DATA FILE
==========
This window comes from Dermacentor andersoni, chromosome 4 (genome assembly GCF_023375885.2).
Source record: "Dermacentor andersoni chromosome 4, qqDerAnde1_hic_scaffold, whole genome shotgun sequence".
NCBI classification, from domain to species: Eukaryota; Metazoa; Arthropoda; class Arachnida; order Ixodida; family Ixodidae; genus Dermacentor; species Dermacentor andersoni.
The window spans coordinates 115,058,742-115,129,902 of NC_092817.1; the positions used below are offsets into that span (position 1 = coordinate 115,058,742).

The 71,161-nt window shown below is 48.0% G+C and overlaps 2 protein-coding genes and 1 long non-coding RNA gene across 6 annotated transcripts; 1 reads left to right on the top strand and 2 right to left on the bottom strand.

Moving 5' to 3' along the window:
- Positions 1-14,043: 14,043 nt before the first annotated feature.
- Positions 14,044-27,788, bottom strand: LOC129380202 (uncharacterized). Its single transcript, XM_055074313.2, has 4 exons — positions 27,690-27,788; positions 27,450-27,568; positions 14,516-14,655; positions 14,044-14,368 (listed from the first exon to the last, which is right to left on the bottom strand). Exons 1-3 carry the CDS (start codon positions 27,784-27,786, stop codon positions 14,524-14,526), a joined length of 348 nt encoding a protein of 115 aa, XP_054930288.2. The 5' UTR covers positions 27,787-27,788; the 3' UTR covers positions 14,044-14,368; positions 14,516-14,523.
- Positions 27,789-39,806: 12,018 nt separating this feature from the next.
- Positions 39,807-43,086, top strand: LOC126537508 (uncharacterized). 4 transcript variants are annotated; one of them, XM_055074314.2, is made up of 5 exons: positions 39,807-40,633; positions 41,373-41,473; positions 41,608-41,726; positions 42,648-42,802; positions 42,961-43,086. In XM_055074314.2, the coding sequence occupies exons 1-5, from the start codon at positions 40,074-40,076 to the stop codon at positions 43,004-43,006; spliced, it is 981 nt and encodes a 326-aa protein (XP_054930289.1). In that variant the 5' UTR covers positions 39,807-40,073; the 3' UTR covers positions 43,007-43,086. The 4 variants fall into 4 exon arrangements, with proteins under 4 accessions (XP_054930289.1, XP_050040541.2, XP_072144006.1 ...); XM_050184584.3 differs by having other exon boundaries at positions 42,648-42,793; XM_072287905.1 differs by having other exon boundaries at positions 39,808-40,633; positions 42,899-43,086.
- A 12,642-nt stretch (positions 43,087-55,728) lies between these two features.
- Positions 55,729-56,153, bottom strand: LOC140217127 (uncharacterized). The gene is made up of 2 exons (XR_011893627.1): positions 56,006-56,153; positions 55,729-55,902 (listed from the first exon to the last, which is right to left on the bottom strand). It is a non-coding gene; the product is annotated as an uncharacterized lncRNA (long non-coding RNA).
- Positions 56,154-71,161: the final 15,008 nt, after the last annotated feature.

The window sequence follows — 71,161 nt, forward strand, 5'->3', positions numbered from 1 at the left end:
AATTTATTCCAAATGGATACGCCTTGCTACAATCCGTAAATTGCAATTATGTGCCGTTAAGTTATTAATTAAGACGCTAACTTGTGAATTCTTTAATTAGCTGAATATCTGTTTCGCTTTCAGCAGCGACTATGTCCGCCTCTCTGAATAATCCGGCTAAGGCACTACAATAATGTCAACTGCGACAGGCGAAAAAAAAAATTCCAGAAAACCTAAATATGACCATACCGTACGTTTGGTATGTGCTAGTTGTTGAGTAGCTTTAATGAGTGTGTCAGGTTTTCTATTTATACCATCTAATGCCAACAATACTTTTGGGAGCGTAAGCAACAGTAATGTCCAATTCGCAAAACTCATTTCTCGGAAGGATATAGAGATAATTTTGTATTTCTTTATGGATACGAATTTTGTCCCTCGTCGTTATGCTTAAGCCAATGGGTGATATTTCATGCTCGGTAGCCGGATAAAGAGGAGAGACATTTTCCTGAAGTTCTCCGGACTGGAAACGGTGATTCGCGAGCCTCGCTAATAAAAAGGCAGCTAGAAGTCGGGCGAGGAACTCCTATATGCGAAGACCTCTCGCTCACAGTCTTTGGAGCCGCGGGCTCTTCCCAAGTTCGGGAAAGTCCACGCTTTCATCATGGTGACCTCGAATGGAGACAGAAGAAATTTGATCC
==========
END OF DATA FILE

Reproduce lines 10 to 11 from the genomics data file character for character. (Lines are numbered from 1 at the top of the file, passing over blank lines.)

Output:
- Positions 39,807-43,086, top strand: LOC126537508 (uncharacterized). 4 transcript variants are annotated; one of them, XM_055074314.2, is made up of 5 exons: positions 39,807-40,633; positions 41,373-41,473; positions 41,608-41,726; positions 42,648-42,802; positions 42,961-43,086. In XM_055074314.2, the coding sequence occupies exons 1-5, from the start codon at positions 40,074-40,076 to the stop codon at positions 43,004-43,006; spliced, it is 981 nt and encodes a 326-aa protein (XP_054930289.1). In that variant the 5' UTR covers positions 39,807-40,073; the 3' UTR covers positions 43,007-43,086. The 4 variants fall into 4 exon arrangements, with proteins under 4 accessions (XP_054930289.1, XP_050040541.2, XP_072144006.1 ...); XM_050184584.3 differs by having other exon boundaries at positions 42,648-42,793; XM_072287905.1 differs by having other exon boundaries at positions 39,808-40,633; positions 42,899-43,086.
- A 12,642-nt stretch (positions 43,087-55,728) lies between these two features.